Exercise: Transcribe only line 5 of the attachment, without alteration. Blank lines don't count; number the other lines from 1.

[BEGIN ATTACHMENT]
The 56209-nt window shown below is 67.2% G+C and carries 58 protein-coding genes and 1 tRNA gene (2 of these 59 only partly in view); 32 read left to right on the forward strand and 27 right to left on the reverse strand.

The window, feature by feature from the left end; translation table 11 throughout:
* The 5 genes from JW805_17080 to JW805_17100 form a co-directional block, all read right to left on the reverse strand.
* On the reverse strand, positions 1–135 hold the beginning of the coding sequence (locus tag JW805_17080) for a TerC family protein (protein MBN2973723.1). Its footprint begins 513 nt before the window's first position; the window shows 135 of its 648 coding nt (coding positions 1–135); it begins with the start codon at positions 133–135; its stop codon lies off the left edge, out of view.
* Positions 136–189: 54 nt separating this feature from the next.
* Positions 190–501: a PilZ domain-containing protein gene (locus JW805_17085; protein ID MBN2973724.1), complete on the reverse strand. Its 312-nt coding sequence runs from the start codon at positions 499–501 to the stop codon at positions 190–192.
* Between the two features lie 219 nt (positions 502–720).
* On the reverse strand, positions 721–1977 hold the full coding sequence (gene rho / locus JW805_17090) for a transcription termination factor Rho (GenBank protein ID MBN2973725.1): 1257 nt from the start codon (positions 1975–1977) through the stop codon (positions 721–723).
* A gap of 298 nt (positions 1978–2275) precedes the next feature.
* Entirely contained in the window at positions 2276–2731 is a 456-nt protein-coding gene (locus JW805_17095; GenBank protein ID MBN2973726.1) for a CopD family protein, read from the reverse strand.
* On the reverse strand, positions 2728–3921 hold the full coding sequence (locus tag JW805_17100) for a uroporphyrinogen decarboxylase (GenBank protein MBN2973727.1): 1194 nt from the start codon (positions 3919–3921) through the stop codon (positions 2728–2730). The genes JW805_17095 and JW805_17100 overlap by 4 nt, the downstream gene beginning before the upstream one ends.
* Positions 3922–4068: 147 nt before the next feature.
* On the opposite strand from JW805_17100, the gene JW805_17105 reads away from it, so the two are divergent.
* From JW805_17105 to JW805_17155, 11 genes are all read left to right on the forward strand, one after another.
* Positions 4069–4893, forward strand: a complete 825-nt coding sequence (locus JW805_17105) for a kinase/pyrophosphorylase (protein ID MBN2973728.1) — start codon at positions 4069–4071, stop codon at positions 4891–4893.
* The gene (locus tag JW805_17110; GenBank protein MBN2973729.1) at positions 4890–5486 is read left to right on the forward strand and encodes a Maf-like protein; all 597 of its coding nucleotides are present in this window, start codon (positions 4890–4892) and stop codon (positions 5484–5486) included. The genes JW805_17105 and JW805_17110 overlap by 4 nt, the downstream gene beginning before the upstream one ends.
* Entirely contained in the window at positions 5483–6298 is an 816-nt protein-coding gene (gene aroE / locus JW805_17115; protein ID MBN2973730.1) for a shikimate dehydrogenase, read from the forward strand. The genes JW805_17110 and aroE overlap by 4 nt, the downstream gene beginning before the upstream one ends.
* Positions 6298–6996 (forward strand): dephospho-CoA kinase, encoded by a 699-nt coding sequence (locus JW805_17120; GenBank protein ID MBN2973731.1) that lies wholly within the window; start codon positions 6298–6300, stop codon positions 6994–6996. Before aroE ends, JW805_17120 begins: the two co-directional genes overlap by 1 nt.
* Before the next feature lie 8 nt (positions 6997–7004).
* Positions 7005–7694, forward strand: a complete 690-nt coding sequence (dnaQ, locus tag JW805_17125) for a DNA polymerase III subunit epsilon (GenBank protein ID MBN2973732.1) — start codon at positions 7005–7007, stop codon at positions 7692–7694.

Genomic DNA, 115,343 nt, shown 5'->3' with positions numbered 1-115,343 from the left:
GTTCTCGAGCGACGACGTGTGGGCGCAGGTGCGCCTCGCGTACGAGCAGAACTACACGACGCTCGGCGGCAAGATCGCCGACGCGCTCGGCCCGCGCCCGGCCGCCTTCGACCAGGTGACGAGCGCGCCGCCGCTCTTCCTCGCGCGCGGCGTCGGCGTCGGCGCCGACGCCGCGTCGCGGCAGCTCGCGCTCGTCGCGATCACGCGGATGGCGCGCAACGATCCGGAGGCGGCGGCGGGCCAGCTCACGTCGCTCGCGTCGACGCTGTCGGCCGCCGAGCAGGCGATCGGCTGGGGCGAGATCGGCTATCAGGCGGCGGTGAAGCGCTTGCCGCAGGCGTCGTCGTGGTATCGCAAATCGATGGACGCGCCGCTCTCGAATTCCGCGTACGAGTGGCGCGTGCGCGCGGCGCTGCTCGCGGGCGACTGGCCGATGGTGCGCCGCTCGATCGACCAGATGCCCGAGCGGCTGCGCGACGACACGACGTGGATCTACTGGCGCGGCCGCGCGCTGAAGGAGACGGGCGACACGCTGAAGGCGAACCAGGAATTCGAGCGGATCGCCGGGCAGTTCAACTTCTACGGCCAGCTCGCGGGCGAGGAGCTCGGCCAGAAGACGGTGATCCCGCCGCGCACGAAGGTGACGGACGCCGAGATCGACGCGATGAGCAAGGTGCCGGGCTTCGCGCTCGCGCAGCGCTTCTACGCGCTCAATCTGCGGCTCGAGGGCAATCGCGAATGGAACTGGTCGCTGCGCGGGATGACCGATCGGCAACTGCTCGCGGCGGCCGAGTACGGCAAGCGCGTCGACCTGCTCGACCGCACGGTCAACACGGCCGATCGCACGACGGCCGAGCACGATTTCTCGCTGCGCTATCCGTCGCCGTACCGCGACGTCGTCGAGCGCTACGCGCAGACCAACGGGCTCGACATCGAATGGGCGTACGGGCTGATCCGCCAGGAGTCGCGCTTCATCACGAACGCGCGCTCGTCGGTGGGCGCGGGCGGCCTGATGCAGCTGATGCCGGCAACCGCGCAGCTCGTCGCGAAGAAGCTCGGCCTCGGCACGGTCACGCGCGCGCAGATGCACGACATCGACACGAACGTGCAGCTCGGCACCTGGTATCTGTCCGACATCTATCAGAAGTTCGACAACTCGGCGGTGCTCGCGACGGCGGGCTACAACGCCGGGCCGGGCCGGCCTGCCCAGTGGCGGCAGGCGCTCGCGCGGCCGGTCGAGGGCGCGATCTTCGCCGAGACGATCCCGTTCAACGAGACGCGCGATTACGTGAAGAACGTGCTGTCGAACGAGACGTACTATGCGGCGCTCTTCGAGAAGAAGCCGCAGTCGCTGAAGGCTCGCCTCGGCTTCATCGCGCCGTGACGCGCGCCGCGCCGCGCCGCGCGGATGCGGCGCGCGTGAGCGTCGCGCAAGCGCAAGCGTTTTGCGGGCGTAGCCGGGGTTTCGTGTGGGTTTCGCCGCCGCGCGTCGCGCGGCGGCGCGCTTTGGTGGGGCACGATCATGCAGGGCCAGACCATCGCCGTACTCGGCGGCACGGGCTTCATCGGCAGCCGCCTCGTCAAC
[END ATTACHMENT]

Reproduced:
* Positions 136–189: 54 nt separating this feature from the next.